Monday April 10, 2017 at 12:31pm
Jake Nicholls (Hitachi KTM UK) kept his series win-streak going when he claimed the MX1 overall at the second round of the Maxxis ACU British Motocross Championship supported by Pro Clean at Cadders Hill, Lyng, on Sunday.
After dominating qualifying the local hero from just over the border in Suffolk raced to victory in the opening moto, leading every lap as he crossed the line over three seconds ahead of Graeme Irwin (Buildbase Honda) who snatched second from Steven Lenoir (Hobbs Racing Kawasaki) with a late pass as the pair encountered back-markers.
Elliott Banks-Browne (Geartec Husqvarna) came home fourth, 40 seconds behind the winner, with former champion Kristian Whatley (Apico Husqvarna) taking fifth from Finnish ironman Harri Kullas (MVR-D Route 77 Husqvarna) who again contested both pro classes.
Estonian fan-favourite Gert Krestinov (Phoenix Tools Honda) was seventh ahead of Jamie Law (Apico Husqvarna), Ashley Wilde (RFX KTM) and two-time champion Brad Anderson (Verde Sports Racing KTM).
On a track where passing was difficult it was Krestinov who led the way in race two from Irwin and Nicholls with the top three holding position for the full race distance.
Lenoir was a close fourth before a 48-second gap back to Anderson with Whatley sixth from Wilde, Kullas, Dubliner Stuart Edmonds (CCM Racing TM) and Ryan Houghton (iFly JK Yamaha).
Nicholls nicked the overall by one point ahead of Irwin with Krestinov filling the third step of the podium.
“Today was a good and bad day,” said Nicholls. “It was good because I got the overall win and the red plate but bad in terms of how I felt. I didn’t feel good with the bike – it was too stiff all day – and I had to ride my spare bike in the second race as well because I hit a post with the radiator in the first one and lost the water.
“My hands are still really, really sore from Mexico so I’m having to have this week coming up completely off the bike to let them rest. I tried taping them up but the second race was just bloody difficult to be honest. I put my heart and soul into trying to win it and came up short.
“I got blocked by back-markers twice. I came really close to passing into second and then onto the lead but back-markers destroyed that. But I battled on and got the win so that’s good but I need to rest now and get my hands right.”
After his double win at Culham last month, Ben Watson (Hitachi KTM UK) carried the MX2 red series leader’s plate at Lyng and after topping qualification by over a second and leading the opening moto for more than half-distance it looked ominous for his opposition.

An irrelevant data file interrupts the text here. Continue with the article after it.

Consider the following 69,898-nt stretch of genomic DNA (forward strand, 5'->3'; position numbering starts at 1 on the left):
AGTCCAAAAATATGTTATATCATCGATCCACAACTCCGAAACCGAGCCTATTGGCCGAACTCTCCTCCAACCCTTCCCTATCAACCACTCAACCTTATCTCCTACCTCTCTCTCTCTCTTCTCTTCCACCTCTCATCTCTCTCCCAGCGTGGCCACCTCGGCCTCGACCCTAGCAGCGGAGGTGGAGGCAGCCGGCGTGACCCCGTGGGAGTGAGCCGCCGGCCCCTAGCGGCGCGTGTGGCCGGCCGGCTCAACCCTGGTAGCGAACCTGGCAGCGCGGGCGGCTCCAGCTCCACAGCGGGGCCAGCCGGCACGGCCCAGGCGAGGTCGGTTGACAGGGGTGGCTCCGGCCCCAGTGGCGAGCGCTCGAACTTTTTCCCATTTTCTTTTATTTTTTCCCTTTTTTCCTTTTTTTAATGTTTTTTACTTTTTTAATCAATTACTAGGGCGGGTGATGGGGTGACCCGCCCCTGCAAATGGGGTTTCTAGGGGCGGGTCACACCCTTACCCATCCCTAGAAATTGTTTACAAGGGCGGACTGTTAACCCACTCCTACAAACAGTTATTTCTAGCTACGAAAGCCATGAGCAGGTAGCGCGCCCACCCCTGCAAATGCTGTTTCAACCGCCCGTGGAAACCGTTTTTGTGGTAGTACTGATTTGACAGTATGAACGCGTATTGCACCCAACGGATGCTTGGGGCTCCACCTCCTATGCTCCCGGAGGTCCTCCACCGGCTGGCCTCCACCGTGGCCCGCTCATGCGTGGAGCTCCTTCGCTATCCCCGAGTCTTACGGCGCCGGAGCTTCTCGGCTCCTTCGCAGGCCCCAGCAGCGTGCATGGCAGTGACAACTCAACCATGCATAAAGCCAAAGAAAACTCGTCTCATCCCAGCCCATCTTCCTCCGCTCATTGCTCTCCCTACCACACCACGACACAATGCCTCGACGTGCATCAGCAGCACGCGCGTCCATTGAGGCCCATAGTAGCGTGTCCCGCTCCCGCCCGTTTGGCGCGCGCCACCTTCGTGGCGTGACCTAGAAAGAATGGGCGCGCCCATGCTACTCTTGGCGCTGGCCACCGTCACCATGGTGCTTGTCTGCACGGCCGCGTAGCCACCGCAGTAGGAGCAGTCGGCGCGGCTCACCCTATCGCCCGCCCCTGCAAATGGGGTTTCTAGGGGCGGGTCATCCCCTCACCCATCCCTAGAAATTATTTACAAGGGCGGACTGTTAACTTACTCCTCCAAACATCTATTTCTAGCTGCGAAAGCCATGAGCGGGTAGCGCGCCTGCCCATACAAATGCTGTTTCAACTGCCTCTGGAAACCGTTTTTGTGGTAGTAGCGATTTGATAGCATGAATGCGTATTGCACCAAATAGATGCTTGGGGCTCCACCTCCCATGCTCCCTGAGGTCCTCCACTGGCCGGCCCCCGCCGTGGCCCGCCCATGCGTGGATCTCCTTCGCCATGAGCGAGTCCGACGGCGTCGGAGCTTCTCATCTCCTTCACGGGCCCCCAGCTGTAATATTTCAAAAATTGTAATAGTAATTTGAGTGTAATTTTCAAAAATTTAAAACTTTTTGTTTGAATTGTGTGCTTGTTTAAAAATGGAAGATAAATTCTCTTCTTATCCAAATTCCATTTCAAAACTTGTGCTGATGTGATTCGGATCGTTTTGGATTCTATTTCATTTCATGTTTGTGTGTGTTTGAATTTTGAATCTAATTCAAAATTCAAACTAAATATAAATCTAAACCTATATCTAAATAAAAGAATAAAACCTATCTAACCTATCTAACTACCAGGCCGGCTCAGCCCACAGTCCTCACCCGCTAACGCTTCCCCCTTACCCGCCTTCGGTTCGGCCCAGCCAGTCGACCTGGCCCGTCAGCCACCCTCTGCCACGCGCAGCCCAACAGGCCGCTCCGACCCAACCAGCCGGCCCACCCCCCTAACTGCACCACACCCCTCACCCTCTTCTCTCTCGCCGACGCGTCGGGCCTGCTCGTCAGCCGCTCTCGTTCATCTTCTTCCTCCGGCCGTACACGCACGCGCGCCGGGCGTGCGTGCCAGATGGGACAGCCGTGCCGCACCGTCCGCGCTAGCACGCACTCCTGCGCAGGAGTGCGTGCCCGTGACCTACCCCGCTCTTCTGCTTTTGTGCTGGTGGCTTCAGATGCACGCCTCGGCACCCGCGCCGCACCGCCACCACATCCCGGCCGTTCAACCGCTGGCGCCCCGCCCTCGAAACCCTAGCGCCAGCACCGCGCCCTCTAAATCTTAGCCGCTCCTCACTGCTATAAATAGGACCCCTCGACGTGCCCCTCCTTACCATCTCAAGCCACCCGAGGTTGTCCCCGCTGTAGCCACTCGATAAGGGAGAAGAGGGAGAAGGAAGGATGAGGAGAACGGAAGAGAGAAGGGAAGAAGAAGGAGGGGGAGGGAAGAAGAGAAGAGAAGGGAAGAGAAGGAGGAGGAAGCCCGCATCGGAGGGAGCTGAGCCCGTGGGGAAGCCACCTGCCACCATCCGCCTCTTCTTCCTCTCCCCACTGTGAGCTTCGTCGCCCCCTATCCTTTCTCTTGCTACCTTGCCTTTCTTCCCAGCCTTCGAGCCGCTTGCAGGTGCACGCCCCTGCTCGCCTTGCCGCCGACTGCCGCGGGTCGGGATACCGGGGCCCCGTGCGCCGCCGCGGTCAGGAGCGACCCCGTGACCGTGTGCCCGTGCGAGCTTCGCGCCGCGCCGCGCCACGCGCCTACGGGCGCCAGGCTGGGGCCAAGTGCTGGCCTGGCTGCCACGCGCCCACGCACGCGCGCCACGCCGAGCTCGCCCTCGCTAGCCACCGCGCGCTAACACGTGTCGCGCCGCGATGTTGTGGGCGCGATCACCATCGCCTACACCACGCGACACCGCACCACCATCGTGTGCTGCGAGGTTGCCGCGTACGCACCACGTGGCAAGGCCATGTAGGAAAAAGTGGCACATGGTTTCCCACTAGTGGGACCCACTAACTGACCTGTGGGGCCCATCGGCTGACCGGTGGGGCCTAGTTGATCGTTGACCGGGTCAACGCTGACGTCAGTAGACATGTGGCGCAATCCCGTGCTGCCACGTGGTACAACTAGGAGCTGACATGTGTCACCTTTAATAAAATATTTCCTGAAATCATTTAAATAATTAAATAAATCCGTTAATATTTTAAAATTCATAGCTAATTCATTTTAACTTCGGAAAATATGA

But Kullas had other ideas and took the lead and the win with Martin Barr (Buildbase Honda), who was racing with a shoulder injury, recovering from a crash to take third ahead of Mel Pocock (REVO Husqvarna UK), Brad Todd (Putoline Planet Suspension Husqvarna) and Lewis Tombs (Lings Husqvarna).
Josh Gilbert (DTHORC Honda) was seventh chased by Todd Kellett (St Blazey MX Husqvarna), Luke Norris (Geartec Husqvarna) and Jordan Divall (Evotech KTM).
Watson led the second race from the opening lap with Kullas, after making a quick pass on Todd for second, close behind until in the closing stages a mistake left Watson on the ground long enough for the Finn to make a decisive pass.
Watson recovered quickly to finish 1.7 seconds back but comfortably ahead of Pocock whose crucial pass on Barr gave him third overall on a tie-break.
Todd was fifth from Tombs, Divall, Kellett, Liam Knight (Hobbs Racing Kawasaki) and Belgian MX2 champion Kevin Wouts.
“I am really tired now,” said Kullas who raced all four pro motos, “To go 1-1 today was really good but I was helped a bit when Ben [Watson] fell in the second race. We were really pushing each other the whole race.”
The pro classes were again supported by the MXY2 class where Keenan Hird (Craigs Kawasaki) ran 2-1 to take the overall from Tom Grimshaw (HCR Putoline Apico Yamaha) who won the opener but fell when leading race two. Jake Edey (Gear4 KTM) was third on a tie-break with Jack Cadwallader (RMJ Husqvarna UK).
Picture © Nuno Laranjeira